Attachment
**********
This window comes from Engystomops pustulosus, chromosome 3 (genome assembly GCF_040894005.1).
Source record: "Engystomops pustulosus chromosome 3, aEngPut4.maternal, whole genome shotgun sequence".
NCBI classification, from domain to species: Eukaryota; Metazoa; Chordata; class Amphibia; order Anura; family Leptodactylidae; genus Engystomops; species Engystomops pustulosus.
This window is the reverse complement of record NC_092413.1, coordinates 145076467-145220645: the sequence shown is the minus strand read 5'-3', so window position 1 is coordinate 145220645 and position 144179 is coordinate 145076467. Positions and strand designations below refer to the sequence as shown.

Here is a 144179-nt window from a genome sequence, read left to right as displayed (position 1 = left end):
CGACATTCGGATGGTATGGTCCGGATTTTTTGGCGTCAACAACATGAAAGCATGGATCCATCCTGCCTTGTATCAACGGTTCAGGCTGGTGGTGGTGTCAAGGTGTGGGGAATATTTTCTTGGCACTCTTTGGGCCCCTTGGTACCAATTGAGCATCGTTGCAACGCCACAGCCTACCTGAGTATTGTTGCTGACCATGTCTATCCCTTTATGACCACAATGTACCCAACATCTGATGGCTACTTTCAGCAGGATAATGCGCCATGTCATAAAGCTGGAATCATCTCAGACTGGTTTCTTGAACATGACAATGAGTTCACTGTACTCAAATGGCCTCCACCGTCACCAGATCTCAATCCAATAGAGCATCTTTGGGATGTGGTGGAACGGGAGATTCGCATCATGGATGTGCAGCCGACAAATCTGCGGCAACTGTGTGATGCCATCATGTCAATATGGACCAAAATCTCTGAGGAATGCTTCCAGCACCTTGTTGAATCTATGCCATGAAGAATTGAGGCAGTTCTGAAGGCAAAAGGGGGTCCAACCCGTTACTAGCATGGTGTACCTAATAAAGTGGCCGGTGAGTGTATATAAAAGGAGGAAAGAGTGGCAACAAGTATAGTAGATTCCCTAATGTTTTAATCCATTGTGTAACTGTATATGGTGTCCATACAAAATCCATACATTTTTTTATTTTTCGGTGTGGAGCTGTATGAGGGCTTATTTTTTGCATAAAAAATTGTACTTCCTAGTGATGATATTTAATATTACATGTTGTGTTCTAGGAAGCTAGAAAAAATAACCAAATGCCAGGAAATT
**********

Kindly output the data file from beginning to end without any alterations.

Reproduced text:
This window comes from Engystomops pustulosus, chromosome 3 (genome assembly GCF_040894005.1).
Source record: "Engystomops pustulosus chromosome 3, aEngPut4.maternal, whole genome shotgun sequence".
NCBI classification, from domain to species: Eukaryota; Metazoa; Chordata; class Amphibia; order Anura; family Leptodactylidae; genus Engystomops; species Engystomops pustulosus.
This window is the reverse complement of record NC_092413.1, coordinates 145076467-145220645: the sequence shown is the minus strand read 5'-3', so window position 1 is coordinate 145220645 and position 144179 is coordinate 145076467. Positions and strand designations below refer to the sequence as shown.

Here is a 144179-nt window from a genome sequence, read left to right as displayed (position 1 = left end):
CGACATTCGGATGGTATGGTCCGGATTTTTTGGCGTCAACAACATGAAAGCATGGATCCATCCTGCCTTGTATCAACGGTTCAGGCTGGTGGTGGTGTCAAGGTGTGGGGAATATTTTCTTGGCACTCTTTGGGCCCCTTGGTACCAATTGAGCATCGTTGCAACGCCACAGCCTACCTGAGTATTGTTGCTGACCATGTCTATCCCTTTATGACCACAATGTACCCAACATCTGATGGCTACTTTCAGCAGGATAATGCGCCATGTCATAAAGCTGGAATCATCTCAGACTGGTTTCTTGAACATGACAATGAGTTCACTGTACTCAAATGGCCTCCACCGTCACCAGATCTCAATCCAATAGAGCATCTTTGGGATGTGGTGGAACGGGAGATTCGCATCATGGATGTGCAGCCGACAAATCTGCGGCAACTGTGTGATGCCATCATGTCAATATGGACCAAAATCTCTGAGGAATGCTTCCAGCACCTTGTTGAATCTATGCCATGAAGAATTGAGGCAGTTCTGAAGGCAAAAGGGGGTCCAACCCGTTACTAGCATGGTGTACCTAATAAAGTGGCCGGTGAGTGTATATAAAAGGAGGAAAGAGTGGCAACAAGTATAGTAGATTCCCTAATGTTTTAATCCATTGTGTAACTGTATATGGTGTCCATACAAAATCCATACATTTTTTTATTTTTCGGTGTGGAGCTGTATGAGGGCTTATTTTTTGCATAAAAAATTGTACTTCCTAGTGATGATATTTAATATTACATGTTGTGTTCTAGGAAGCTAGAAAAAATAACCAAATGCCAGGAAATT